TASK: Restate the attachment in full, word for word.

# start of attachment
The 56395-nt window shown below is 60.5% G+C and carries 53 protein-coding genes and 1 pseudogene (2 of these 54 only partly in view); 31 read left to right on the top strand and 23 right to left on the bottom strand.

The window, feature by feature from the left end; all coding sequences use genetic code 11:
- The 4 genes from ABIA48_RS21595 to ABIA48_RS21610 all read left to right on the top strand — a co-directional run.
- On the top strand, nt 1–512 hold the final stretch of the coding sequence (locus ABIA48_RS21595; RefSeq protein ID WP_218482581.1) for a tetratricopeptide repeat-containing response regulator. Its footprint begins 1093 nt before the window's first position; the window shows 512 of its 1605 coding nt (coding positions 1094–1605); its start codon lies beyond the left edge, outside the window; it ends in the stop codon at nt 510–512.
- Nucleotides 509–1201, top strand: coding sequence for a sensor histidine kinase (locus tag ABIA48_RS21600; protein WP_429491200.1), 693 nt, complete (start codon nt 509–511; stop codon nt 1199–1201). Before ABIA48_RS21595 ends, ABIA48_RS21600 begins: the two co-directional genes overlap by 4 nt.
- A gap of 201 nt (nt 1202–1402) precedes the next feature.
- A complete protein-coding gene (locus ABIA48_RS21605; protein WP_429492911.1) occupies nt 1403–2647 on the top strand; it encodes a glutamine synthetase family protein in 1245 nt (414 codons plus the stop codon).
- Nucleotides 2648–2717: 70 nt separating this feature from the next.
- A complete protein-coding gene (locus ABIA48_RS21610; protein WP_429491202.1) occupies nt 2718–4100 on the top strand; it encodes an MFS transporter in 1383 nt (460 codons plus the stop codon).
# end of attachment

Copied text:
The 56395-nt window shown below is 60.5% G+C and carries 53 protein-coding genes and 1 pseudogene (2 of these 54 only partly in view); 31 read left to right on the top strand and 23 right to left on the bottom strand.

The window, feature by feature from the left end; all coding sequences use genetic code 11:
- The 4 genes from ABIA48_RS21595 to ABIA48_RS21610 all read left to right on the top strand — a co-directional run.
- On the top strand, nt 1–512 hold the final stretch of the coding sequence (locus ABIA48_RS21595; RefSeq protein ID WP_218482581.1) for a tetratricopeptide repeat-containing response regulator. Its footprint begins 1093 nt before the window's first position; the window shows 512 of its 1605 coding nt (coding positions 1094–1605); its start codon lies beyond the left edge, outside the window; it ends in the stop codon at nt 510–512.
- Nucleotides 509–1201, top strand: coding sequence for a sensor histidine kinase (locus tag ABIA48_RS21600; protein WP_429491200.1), 693 nt, complete (start codon nt 509–511; stop codon nt 1199–1201). Before ABIA48_RS21595 ends, ABIA48_RS21600 begins: the two co-directional genes overlap by 4 nt.
- A gap of 201 nt (nt 1202–1402) precedes the next feature.
- A complete protein-coding gene (locus ABIA48_RS21605; protein WP_429492911.1) occupies nt 1403–2647 on the top strand; it encodes a glutamine synthetase family protein in 1245 nt (414 codons plus the stop codon).
- Nucleotides 2648–2717: 70 nt separating this feature from the next.
- A complete protein-coding gene (locus ABIA48_RS21610; protein WP_429491202.1) occupies nt 2718–4100 on the top strand; it encodes an MFS transporter in 1383 nt (460 codons plus the stop codon).